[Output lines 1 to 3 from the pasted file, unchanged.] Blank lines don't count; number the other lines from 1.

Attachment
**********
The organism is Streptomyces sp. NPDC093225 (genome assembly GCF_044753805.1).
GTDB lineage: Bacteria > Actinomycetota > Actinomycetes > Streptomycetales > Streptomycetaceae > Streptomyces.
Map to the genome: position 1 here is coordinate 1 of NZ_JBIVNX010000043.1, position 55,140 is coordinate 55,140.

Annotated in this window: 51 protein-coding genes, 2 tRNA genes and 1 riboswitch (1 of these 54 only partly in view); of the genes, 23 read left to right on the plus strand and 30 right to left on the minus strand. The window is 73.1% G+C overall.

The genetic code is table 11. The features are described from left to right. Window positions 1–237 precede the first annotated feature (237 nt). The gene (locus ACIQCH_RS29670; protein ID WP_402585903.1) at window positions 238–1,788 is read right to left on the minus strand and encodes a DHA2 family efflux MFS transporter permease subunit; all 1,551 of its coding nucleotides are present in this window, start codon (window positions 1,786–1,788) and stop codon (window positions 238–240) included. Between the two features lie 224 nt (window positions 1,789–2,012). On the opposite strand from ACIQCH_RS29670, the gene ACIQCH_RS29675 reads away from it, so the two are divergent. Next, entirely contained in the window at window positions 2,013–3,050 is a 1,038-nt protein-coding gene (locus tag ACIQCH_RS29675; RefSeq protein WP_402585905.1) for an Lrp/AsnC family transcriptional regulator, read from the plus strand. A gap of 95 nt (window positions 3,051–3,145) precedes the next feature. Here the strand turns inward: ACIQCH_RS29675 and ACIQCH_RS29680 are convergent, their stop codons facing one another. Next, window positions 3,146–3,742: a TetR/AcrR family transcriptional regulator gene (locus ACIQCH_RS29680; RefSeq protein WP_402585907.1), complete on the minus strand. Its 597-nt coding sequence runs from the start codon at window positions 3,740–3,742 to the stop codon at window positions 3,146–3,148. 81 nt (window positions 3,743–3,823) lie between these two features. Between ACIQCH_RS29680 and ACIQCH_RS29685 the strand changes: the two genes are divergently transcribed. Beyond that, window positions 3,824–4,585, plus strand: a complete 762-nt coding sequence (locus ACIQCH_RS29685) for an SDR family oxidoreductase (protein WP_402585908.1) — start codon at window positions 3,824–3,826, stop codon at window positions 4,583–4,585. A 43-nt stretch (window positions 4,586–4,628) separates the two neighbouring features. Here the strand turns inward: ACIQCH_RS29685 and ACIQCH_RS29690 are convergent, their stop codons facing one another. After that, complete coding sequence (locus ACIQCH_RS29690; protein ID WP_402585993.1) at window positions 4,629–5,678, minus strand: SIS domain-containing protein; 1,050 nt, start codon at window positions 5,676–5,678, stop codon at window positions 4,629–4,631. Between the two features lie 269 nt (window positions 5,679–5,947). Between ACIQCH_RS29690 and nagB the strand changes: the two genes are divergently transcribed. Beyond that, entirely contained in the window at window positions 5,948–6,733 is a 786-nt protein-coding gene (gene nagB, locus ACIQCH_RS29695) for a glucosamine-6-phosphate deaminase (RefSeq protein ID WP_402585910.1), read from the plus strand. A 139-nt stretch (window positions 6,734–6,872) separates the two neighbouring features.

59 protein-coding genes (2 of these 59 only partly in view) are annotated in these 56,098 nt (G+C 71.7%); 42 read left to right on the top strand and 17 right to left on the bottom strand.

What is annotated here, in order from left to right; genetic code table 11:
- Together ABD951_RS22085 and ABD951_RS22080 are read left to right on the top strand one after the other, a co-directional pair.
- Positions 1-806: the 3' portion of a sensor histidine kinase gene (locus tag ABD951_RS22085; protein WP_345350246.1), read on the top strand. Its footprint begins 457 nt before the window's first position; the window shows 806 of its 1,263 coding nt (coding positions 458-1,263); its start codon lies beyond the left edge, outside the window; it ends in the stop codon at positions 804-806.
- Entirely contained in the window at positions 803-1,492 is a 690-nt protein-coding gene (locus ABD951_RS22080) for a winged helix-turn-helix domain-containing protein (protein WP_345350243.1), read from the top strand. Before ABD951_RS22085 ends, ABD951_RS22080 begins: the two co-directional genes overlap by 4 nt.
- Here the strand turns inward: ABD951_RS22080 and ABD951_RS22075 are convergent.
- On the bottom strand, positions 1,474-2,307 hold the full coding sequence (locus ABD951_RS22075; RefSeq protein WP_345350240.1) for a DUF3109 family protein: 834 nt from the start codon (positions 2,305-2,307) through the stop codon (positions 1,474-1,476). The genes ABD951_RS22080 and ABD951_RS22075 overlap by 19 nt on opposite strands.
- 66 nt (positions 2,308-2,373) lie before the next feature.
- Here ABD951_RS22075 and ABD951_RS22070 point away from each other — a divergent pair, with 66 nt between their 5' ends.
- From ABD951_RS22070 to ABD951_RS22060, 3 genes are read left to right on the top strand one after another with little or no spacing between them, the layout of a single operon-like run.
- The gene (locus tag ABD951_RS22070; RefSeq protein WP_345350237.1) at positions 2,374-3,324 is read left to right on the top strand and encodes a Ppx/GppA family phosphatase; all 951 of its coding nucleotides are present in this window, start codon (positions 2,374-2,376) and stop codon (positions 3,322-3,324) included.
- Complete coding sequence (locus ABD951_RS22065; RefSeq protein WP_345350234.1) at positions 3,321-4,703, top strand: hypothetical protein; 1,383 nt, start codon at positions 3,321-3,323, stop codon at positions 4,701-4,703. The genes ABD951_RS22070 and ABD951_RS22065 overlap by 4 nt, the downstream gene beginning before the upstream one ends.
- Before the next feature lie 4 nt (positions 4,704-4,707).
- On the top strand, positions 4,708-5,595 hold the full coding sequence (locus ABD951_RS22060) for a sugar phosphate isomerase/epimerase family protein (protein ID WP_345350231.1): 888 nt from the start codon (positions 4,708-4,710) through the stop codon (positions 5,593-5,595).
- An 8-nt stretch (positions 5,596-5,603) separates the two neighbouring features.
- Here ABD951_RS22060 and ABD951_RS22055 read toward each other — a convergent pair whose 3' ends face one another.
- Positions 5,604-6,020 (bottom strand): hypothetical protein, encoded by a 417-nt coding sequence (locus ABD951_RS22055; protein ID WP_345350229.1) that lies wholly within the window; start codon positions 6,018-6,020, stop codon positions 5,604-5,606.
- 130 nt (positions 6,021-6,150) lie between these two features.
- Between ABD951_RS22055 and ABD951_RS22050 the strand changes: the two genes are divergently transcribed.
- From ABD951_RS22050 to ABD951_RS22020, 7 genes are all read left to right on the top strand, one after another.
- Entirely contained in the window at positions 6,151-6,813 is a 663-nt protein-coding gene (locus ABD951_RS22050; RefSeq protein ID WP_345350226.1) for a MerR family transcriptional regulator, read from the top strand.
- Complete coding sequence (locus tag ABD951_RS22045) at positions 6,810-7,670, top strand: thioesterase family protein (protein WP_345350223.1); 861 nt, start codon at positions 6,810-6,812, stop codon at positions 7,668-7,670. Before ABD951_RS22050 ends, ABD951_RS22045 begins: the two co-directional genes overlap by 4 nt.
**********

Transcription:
The organism is Streptomyces sp. NPDC093225 (genome assembly GCF_044753805.1).
GTDB lineage: Bacteria > Actinomycetota > Actinomycetes > Streptomycetales > Streptomycetaceae > Streptomyces.
Map to the genome: position 1 here is coordinate 1 of NZ_JBIVNX010000043.1, position 55,140 is coordinate 55,140.